From the summit you can see views of Grandfather Mountain, the Linn Cove Viaduct, and miles and miles of beautiful mountain scenery. There is a cable to help you get to the highest rock as it is pretty steep, but you don’t want to miss the views from the top there. You feel like you are on top of the world. There are several rock outcroppings to sit and enjoy the views which would be perfect for a little picnic on a sunny day.

The hike is an in-and-out trail, so once you have soaked up all of the views, just turn around and go back down the way you came up. There are more trails that connect to this one and is part of the larger, 13 mile Tanawha Trail and Mountains-to-Sea trail.

I have only enjoyed this hike in the winter, I can imagine that the colors are spectacular in the fall while the leaves are changing or in the spring and summer when the mountains are full and green. I’d also love to go back for a sunset when I can imagine the sky lights up a beautiful shade of pink and ends the night with a fade to purple and blue. I will definitely be visiting Rough Ridge again in the near future.

After exploring this trail with my dog, I read that dogs are not actually allowed on this trail. Pets are prohibited to protect the fragile and vulnerable plant community and keep it in tact. So, I would not recommend bringing your fluffy friend along with you especially if you are planning to hike on a potentially busy day. No one actually said anything to me, but I had the feeling I might be doing something wrong when I realized that no one else had a dog on the trail, something that doesn’t often happen.

I strongly urge you to test this hike out if you have not already. You could not ask for better views for such a quick hike, and if mountains are what you love, this hike is for you.

 

When you travel with your sister

When you travel with your sister, you argue, you make up, and you come back stronger than ever.

I couldn’t imagine a better travel buddy than my sister. Although, I’m still surprised by how well we travel together. With two years between us, my sister and I have always been pretty close. Growing up, I would follow her every move, trying to be just like her — I can distinctively remember her rolling her eyes when I tried to convince her to wear a matching outfit. She has always been there for me, teaching me the ways of middle and high school, taking the brunt of responsibility, and being the person I could run to when things went wrong. Despite our different personalities, we are always there for each other.
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Our personalities perfectly balance out each other. She is a planner. She likes to know what time we’re leaving, where we’re going, how we’re getting there. I’m more impulsive. I see something interesting and its all I can keep my mind on, I just want to go… do. She is organized, and has all of our travel details written down, always available. I’m easy going and will go along with any plans that are made. I calm her down when we’re running a bit late, and she always knows what to say to cheer me up.

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We share an appreciation of experiencing a city like a local, and would rather get a coffee in a local cafe than get sucked into all of the tourist traps of a particular location. We know what each other like, and make sure that we both get what we want out of our trip. I know that she collects shot glasses, and I collect playing cards, and we have both accepted the fact that we will not leave a country until we have added to our collections.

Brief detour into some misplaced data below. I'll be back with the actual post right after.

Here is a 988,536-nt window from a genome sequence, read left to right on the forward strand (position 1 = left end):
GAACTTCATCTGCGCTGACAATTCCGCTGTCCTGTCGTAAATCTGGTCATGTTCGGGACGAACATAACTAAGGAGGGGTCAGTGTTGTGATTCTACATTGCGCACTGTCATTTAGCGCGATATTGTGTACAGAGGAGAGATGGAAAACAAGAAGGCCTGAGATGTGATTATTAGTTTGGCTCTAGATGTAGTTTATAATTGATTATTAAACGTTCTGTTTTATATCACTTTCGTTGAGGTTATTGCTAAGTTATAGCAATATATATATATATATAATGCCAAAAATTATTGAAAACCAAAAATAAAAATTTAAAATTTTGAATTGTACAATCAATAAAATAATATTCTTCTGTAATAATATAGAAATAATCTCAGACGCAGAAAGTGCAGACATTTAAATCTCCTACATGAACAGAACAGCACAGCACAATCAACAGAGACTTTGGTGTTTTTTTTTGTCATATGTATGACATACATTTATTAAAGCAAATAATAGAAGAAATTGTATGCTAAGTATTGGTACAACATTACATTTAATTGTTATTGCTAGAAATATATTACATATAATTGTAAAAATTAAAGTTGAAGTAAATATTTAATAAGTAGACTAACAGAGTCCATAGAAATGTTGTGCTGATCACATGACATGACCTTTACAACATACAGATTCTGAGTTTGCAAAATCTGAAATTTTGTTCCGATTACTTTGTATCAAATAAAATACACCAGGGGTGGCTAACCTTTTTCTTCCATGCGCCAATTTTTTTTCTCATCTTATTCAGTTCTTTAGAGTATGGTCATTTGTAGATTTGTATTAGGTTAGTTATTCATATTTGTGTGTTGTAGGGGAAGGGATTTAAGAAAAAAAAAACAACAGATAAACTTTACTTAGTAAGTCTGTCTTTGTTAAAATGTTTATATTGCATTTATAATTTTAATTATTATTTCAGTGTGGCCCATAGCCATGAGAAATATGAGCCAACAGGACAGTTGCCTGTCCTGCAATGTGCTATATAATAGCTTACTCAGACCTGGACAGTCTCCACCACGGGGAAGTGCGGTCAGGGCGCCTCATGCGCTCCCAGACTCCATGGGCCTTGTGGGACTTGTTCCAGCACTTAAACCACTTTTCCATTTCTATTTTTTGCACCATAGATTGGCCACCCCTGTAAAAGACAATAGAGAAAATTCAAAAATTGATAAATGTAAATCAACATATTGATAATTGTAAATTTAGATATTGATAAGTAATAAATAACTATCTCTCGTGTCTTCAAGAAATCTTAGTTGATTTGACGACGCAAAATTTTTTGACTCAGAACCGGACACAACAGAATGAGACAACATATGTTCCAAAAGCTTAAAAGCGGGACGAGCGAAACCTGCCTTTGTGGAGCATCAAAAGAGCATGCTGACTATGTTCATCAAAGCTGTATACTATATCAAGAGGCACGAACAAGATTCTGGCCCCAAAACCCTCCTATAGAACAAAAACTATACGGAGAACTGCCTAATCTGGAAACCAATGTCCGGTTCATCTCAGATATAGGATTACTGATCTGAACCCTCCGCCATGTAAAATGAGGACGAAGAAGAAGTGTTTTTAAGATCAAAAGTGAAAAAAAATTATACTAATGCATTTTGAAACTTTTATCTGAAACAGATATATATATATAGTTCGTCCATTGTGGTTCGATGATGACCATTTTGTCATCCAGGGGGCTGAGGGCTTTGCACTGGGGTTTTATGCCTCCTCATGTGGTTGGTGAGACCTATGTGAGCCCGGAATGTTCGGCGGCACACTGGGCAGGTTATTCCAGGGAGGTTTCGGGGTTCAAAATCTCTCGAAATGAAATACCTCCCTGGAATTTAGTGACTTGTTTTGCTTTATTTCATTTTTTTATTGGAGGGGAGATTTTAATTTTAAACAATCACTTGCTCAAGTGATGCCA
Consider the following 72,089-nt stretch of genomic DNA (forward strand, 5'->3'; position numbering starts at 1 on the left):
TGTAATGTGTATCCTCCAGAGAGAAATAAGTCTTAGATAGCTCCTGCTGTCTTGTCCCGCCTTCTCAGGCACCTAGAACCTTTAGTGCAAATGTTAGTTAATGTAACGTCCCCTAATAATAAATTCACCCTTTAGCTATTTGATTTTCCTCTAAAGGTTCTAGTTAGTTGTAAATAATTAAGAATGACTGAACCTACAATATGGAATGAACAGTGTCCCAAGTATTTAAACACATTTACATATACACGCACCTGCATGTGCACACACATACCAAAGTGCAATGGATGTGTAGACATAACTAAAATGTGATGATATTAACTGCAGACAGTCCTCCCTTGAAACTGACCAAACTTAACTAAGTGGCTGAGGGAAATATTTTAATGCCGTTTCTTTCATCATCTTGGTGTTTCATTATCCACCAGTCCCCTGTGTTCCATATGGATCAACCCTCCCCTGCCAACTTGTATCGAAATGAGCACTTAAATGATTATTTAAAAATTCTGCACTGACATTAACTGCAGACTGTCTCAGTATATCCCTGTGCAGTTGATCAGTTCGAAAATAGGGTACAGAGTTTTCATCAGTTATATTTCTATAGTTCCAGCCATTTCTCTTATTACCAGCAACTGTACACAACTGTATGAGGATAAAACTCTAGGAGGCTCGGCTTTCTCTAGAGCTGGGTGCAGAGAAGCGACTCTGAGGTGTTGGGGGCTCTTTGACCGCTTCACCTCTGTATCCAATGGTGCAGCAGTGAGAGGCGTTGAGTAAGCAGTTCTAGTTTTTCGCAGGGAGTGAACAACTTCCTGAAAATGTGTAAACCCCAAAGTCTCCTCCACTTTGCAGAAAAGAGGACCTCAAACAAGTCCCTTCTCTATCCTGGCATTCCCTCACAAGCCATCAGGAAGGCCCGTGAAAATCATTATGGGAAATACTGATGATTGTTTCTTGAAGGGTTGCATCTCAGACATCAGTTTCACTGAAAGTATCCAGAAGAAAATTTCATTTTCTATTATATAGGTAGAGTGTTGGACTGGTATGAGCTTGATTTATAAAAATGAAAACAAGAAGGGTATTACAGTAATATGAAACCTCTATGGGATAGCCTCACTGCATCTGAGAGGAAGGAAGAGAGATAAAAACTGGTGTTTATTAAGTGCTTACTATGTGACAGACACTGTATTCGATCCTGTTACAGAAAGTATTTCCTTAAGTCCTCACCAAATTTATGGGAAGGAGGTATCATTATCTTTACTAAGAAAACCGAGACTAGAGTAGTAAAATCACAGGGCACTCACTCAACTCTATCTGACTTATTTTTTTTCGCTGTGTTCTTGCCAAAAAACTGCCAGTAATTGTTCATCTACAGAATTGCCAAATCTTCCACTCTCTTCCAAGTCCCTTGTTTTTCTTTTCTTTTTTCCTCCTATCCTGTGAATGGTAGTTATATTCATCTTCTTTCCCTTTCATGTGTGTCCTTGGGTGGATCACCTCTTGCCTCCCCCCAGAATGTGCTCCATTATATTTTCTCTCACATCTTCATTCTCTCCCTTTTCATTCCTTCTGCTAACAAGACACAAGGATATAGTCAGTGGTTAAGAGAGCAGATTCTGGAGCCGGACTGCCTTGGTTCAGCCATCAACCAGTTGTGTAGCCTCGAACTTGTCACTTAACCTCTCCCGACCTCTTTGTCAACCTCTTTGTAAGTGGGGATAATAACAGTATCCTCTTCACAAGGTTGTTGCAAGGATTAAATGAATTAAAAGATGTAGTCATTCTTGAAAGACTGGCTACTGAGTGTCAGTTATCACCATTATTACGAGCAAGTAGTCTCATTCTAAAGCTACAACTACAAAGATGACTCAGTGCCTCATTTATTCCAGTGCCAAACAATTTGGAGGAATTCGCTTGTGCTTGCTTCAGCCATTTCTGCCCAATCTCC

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After traveling for two summers with my sister, I can say that we have never been closer. I understand and appreciate her more deeply that I ever have. I’ve learned to love all of the little things that used to annoy me, like how she hates going into grocery stores alone, or how silly and touchy-feely she gets with a few drinks in her. Together we’ve learned how to navigate in foreign countries, tried all sorts of local cuisine, and seen some incredible sights. These experiences, both good and bad, have pushed us together as we learned and figured things out with each other.

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Together we are a stronger travel team, and I’m so glad that I have her by my side, whether we’re rushing to catch a connecting flight, exploring a city for the first time, or shopping at the Albert Heijn in Boxtel. When you travel with your sister, you are reminded just how much you love her.

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Mini NC Adventure: Upper Creek Falls

This spring break lead me to a wonderful new hike to another gorgeous waterfall in North Carolina. After two long months in Raleigh, I was ready to get outdoors, in the mountains, and surround myself with nature for a bit. After searching around the interwebs for some new hikes, I found this hike and immediately had the urge to go. The hike in and out wasn’t long and I can’t wait to go back in the summer and possibly swim in the smaller falls.

The falls are located in the Pisgah National Forest along NC Highway 181 near the small community of Jonas Ridge. I was driving to the falls from Pineola and found the trailhead on my left after driving for about 7.5 miles. You can see a Pisgah National Forest sign from the road, that leads you to a pretty decent size parking lot.

 

The hike was a loop hike, and you could choose to see the lower or the upper falls individually as well. I started with the upper falls, (although, for a less strenuous hike, I would recommend starting with the lower falls). The hike down to the upper falls was not too bad. Despite it being so close to the highway, I found that after a few minutes of hiking, you felt completely immersed in the Pisgah National Forest. The trail is full of rocks and roots, so be careful of your footing on your way down.